The move continues a narrative of Republicans turning against their right wing. "House Republican leaders on Monday ousted lawmakers from plum committee assignments, sending a clear message that they are demanding more unity from rank-and-file members. The moves appear in line with Speaker John Boehner’s (R-Ohio) effort to tighten his grip on his unruly conference. However, the decisions are already sparking outcry from Republican lawmakers and conservatives off Capitol Hill." Peter Schroeder in The Hill.
Romney campaign regrets immigration stance. "[H]is campaign manager [Matt Rhoades] now says that the forceful posture taken against immigration in the Republican primary inflicted lingering damage with Latino voters in the general election." Jeff Zeleny in The New York Times.
So pro-immigration conservative activists are planning a new strategy. "Rather than dwelling on the politics of the issue, these conservative leaders plan to cast the issue based on how they see it in their communities -- in moral and economic terms...It also underscores a shift in tactics by immigrant advocates, who for years have made it their central goal to win a pathway to citizenship for the millions of illegal immigrants currently residing in the United States. Now, joining forces with conservative leaders, some advocates on the left say they are willing to consider a scaled-back approach, perhaps a legalization plan that stops short of citizenship, if it would bring House Republicans to the table." Peter Wallsten in The Washington Post.
Manufacturing reports come in weak. "American manufacturing declined in November to its weakest level since July 2009, one month after the recession ended. Worries about automatic tax increases next year cut demand for factory orders and manufacturing jobs. The Institute for Supply Management, a trade group of purchasing managers, said on Monday that its index of manufacturing conditions fell to a reading of 49.5. That is down from 51.7 in October." The Associated Press.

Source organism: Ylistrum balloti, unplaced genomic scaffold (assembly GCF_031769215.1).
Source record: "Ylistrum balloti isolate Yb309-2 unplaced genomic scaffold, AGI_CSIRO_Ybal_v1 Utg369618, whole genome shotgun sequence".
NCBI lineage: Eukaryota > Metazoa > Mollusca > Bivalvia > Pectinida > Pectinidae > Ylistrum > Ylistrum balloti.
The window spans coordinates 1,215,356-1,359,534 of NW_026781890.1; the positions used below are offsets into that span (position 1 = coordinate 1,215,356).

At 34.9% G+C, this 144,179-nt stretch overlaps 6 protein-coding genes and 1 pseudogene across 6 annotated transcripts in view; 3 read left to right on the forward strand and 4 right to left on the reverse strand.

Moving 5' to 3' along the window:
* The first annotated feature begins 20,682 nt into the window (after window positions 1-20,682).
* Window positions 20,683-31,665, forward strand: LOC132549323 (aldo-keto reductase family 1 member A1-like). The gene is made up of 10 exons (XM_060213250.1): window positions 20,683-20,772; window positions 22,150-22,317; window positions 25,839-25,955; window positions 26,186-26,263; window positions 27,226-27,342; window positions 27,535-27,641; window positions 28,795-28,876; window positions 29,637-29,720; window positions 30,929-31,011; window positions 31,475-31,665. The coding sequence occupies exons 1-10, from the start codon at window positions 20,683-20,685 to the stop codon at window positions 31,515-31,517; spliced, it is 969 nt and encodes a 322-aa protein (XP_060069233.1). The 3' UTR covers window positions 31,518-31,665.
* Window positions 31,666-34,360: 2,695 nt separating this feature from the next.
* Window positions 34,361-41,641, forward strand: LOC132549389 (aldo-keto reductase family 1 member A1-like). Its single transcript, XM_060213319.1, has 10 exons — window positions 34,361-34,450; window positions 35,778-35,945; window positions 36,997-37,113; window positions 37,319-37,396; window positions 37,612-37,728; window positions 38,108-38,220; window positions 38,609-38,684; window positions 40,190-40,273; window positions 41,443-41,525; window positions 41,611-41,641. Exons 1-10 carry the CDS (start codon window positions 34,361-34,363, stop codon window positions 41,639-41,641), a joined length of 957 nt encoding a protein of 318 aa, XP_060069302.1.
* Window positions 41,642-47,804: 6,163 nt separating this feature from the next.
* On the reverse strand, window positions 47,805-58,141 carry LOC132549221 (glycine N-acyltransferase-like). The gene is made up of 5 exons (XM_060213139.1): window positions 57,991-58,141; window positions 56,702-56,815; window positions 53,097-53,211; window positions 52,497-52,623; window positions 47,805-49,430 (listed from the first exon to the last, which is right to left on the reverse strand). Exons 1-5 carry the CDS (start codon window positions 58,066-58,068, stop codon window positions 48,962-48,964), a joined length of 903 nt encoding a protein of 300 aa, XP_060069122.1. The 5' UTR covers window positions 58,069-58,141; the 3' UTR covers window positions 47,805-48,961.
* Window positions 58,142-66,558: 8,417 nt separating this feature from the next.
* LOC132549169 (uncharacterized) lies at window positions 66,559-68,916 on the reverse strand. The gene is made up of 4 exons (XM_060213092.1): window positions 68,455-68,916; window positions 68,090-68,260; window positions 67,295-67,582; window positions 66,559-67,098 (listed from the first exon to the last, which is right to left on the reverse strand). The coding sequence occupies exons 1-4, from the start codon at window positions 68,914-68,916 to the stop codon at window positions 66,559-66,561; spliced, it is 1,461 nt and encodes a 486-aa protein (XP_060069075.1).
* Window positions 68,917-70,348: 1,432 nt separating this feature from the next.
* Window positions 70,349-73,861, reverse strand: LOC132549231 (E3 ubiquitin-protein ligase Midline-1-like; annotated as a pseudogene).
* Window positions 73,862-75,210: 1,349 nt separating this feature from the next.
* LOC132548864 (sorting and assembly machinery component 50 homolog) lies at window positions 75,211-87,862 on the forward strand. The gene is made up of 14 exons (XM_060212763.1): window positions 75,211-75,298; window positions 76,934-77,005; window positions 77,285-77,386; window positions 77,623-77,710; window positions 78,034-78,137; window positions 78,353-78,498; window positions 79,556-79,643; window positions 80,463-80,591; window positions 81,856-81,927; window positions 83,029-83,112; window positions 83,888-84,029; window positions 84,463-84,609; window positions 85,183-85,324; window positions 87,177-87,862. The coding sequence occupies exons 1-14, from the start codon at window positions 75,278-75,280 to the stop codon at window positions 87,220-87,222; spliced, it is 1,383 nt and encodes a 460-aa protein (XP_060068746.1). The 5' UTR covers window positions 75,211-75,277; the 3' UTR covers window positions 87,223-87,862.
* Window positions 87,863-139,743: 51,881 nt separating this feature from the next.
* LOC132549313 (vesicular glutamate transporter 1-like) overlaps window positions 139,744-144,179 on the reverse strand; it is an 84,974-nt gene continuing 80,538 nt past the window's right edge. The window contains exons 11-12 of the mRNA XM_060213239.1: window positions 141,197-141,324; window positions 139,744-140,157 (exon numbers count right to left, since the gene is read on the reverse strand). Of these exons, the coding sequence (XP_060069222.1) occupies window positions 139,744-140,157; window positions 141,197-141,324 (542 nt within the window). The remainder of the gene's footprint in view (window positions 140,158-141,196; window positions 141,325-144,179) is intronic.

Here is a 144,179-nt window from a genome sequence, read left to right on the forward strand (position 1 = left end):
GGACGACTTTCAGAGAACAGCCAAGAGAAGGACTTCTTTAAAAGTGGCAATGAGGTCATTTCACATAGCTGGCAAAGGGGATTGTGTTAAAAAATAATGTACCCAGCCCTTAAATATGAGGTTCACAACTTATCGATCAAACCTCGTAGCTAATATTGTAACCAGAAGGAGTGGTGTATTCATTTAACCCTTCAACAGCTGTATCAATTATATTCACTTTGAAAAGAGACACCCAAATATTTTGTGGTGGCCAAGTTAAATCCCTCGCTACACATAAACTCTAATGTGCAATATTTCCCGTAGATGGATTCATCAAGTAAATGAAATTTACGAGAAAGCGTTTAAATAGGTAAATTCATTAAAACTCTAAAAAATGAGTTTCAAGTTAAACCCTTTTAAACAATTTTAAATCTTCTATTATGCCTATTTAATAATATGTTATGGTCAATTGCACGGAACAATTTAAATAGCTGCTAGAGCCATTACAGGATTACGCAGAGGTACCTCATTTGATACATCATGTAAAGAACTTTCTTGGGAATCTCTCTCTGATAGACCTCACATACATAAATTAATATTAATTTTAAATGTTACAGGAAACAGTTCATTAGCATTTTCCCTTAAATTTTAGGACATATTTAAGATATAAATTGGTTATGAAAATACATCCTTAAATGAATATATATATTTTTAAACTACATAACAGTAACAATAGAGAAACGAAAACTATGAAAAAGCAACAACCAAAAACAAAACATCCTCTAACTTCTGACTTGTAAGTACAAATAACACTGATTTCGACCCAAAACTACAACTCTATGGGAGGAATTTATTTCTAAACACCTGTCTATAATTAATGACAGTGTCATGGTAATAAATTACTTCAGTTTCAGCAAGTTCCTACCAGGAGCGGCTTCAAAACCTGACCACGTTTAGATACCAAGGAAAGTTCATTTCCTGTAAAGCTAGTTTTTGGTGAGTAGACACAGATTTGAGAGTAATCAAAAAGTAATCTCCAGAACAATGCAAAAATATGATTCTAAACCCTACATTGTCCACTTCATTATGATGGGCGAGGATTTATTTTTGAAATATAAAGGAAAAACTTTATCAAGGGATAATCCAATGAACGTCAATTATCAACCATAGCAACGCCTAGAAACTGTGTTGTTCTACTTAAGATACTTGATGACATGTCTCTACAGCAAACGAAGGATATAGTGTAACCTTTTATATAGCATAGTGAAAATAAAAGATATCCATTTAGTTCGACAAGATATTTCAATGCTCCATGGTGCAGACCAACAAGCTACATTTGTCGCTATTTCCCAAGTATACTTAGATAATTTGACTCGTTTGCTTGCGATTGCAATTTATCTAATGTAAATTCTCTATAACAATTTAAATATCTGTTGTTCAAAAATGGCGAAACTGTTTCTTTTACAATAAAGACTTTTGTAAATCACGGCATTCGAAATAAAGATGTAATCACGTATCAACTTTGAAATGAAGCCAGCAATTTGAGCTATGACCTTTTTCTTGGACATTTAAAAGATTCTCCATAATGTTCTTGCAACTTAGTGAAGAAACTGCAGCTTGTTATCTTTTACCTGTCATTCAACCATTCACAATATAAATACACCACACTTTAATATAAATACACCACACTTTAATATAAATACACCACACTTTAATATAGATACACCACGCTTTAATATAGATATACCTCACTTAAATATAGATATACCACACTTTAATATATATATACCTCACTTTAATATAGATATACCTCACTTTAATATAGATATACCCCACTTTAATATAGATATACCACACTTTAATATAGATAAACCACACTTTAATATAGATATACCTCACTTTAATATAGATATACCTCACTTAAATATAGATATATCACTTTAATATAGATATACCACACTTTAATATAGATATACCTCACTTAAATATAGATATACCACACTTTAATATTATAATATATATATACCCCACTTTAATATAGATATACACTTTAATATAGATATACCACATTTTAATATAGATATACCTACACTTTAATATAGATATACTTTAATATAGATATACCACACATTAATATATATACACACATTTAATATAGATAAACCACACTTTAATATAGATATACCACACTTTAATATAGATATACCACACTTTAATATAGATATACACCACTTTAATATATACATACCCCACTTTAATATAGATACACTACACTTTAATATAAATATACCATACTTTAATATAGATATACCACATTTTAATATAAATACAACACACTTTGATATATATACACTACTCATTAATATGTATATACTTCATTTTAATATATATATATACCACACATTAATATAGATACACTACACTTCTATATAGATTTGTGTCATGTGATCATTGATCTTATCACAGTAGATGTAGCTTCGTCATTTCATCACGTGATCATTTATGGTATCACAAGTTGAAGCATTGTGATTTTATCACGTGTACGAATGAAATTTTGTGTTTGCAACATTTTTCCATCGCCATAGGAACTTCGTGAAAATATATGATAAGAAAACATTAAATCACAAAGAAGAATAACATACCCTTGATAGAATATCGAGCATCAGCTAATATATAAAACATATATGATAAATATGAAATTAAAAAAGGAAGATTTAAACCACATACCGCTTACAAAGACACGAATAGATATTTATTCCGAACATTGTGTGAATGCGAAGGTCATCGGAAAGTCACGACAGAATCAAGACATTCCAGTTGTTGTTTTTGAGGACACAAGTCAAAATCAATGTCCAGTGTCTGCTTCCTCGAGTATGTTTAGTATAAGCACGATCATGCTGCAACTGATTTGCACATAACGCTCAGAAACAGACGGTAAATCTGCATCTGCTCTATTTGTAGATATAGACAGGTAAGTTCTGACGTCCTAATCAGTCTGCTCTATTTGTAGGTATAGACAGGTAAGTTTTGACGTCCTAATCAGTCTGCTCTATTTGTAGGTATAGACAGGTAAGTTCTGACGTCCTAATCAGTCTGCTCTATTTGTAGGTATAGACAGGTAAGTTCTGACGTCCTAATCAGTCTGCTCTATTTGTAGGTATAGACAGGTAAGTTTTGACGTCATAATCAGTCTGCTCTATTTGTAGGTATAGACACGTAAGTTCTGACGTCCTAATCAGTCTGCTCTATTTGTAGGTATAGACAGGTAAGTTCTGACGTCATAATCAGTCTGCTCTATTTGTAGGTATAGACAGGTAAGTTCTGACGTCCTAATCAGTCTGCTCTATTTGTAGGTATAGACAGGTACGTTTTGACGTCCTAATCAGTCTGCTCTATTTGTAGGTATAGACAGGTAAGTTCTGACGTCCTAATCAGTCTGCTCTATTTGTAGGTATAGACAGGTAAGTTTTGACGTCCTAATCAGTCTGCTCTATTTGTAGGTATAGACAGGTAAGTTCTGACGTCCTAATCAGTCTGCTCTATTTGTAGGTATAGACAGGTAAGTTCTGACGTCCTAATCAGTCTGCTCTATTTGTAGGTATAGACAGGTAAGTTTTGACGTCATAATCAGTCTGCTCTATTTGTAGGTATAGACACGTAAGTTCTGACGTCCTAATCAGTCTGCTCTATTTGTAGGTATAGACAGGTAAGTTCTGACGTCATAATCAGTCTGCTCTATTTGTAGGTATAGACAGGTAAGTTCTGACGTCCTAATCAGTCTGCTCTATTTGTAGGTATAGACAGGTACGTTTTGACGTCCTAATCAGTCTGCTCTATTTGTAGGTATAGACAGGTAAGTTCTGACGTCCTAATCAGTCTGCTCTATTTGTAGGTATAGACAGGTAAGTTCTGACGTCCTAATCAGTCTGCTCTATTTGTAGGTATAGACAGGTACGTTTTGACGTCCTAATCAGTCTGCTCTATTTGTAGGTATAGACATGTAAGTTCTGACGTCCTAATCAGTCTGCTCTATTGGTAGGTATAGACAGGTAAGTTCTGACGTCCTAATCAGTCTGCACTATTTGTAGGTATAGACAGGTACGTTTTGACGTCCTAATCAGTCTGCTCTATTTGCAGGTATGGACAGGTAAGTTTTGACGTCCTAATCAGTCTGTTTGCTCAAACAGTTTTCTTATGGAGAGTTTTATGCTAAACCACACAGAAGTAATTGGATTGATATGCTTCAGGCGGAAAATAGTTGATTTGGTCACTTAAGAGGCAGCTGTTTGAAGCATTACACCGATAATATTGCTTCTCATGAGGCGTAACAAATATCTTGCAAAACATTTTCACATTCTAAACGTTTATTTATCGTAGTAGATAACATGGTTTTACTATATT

Is the U.S. economy growing weaker just as the world is bouncing back? "Just a few months ago, the global economy seemed to be stuck in a precarious state. Huge swaths of the world economy were either slowing down or contracting outright, and it wasn’t at all clear whether global economic policymakers would have enough gas left in their stimulus tanks to stop things from spiraling into a bad place. But the latest data in a wave of reports on the manufacturing sectors in nations around the world overnight and Monday morning suggest that the world has avoided that fate. The same cannot be said of the United States, however." Neil Irwin in The Washington Post.
IMF drops opposition to capital controls. "The International Monetary Fund has cemented a substantial ideological shift by accepting the use of direct controls to calm volatile cross-border capital flows, as employed by emerging market countries in recent years. Although the fund continued to warn that such controls should be 'targeted, transparent, and generally temporary,' the policy, announced in a staff paper released on Monday, is a sharp change from the fund’s enthusiasm for liberalising capital accounts during the 1990s." Alan Beattie in The Financial Times.
Photography interlude: Planes taking flight.
Generic drug makers see a revenue squeeze coming. "This year, more than 40 brand-name drugs -- valued at $35 billion in annual sales -- lost their patent protection, meaning that generic companies were permitted to make their own lower-priced versions of well-known drugs like Plavix, Lexapro and Seroquel -- and share in the profits that had exclusively belonged to the brands." Katie Thomas in The New York Times.
The massive $5B drug subsidy. "The Obama administration on Monday touted the healthcare law for saving people on Medicare $5.1 billion on prescription drugs. The Health and Human Services (HHS) Department said almost 2.8 million people have saved an average of $677 on their medications so far this year...The law requires the government to cover more and more of the value of brand-name and generic drugs until 2020, when seniors will be responsible for 25 percent of the cost for each." Elise Viebeck in The Hill.